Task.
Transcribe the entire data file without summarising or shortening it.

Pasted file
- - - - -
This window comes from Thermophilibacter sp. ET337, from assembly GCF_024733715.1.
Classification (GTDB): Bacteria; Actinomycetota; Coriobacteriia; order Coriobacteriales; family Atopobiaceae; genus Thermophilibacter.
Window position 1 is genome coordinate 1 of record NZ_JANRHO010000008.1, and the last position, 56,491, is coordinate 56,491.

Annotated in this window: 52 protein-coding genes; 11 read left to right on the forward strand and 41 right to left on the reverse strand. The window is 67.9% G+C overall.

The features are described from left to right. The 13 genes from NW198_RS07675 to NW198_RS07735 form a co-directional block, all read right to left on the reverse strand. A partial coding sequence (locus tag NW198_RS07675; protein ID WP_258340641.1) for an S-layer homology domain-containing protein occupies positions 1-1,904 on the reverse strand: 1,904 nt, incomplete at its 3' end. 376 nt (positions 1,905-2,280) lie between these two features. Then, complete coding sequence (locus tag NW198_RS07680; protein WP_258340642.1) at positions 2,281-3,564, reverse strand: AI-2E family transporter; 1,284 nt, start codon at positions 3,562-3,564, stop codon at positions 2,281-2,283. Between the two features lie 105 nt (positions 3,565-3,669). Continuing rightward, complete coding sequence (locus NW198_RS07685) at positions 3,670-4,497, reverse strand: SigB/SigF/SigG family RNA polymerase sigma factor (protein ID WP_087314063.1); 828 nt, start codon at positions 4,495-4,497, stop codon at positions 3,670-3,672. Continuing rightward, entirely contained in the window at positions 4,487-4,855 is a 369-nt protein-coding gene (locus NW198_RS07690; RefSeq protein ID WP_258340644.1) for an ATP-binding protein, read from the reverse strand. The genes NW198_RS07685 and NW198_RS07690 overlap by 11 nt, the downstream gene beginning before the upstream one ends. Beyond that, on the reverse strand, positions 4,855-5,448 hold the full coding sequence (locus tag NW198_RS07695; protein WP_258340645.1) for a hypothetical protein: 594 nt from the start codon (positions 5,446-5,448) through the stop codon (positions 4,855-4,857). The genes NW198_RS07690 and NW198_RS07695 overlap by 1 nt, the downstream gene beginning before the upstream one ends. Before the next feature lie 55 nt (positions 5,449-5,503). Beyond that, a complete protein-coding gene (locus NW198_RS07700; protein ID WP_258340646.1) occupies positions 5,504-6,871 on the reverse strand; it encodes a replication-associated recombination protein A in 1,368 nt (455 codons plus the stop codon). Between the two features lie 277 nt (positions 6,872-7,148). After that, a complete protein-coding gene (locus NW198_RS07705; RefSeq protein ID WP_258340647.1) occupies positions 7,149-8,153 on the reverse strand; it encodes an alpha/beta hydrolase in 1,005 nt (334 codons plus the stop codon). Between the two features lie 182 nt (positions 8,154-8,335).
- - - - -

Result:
This window comes from Thermophilibacter sp. ET337, from assembly GCF_024733715.1.
Classification (GTDB): Bacteria; Actinomycetota; Coriobacteriia; order Coriobacteriales; family Atopobiaceae; genus Thermophilibacter.
Window position 1 is genome coordinate 1 of record NZ_JANRHO010000008.1, and the last position, 56,491, is coordinate 56,491.

Annotated in this window: 52 protein-coding genes; 11 read left to right on the forward strand and 41 right to left on the reverse strand. The window is 67.9% G+C overall.

The features are described from left to right. The 13 genes from NW198_RS07675 to NW198_RS07735 form a co-directional block, all read right to left on the reverse strand. A partial coding sequence (locus tag NW198_RS07675; protein ID WP_258340641.1) for an S-layer homology domain-containing protein occupies positions 1-1,904 on the reverse strand: 1,904 nt, incomplete at its 3' end. 376 nt (positions 1,905-2,280) lie between these two features. Then, complete coding sequence (locus tag NW198_RS07680; protein WP_258340642.1) at positions 2,281-3,564, reverse strand: AI-2E family transporter; 1,284 nt, start codon at positions 3,562-3,564, stop codon at positions 2,281-2,283. Between the two features lie 105 nt (positions 3,565-3,669). Continuing rightward, complete coding sequence (locus NW198_RS07685) at positions 3,670-4,497, reverse strand: SigB/SigF/SigG family RNA polymerase sigma factor (protein ID WP_087314063.1); 828 nt, start codon at positions 4,495-4,497, stop codon at positions 3,670-3,672. Continuing rightward, entirely contained in the window at positions 4,487-4,855 is a 369-nt protein-coding gene (locus NW198_RS07690; RefSeq protein ID WP_258340644.1) for an ATP-binding protein, read from the reverse strand. The genes NW198_RS07685 and NW198_RS07690 overlap by 11 nt, the downstream gene beginning before the upstream one ends. Beyond that, on the reverse strand, positions 4,855-5,448 hold the full coding sequence (locus tag NW198_RS07695; protein WP_258340645.1) for a hypothetical protein: 594 nt from the start codon (positions 5,446-5,448) through the stop codon (positions 4,855-4,857). The genes NW198_RS07690 and NW198_RS07695 overlap by 1 nt, the downstream gene beginning before the upstream one ends. Before the next feature lie 55 nt (positions 5,449-5,503). Beyond that, a complete protein-coding gene (locus NW198_RS07700; protein ID WP_258340646.1) occupies positions 5,504-6,871 on the reverse strand; it encodes a replication-associated recombination protein A in 1,368 nt (455 codons plus the stop codon). Between the two features lie 277 nt (positions 6,872-7,148). After that, a complete protein-coding gene (locus NW198_RS07705; RefSeq protein ID WP_258340647.1) occupies positions 7,149-8,153 on the reverse strand; it encodes an alpha/beta hydrolase in 1,005 nt (334 codons plus the stop codon). Between the two features lie 182 nt (positions 8,154-8,335).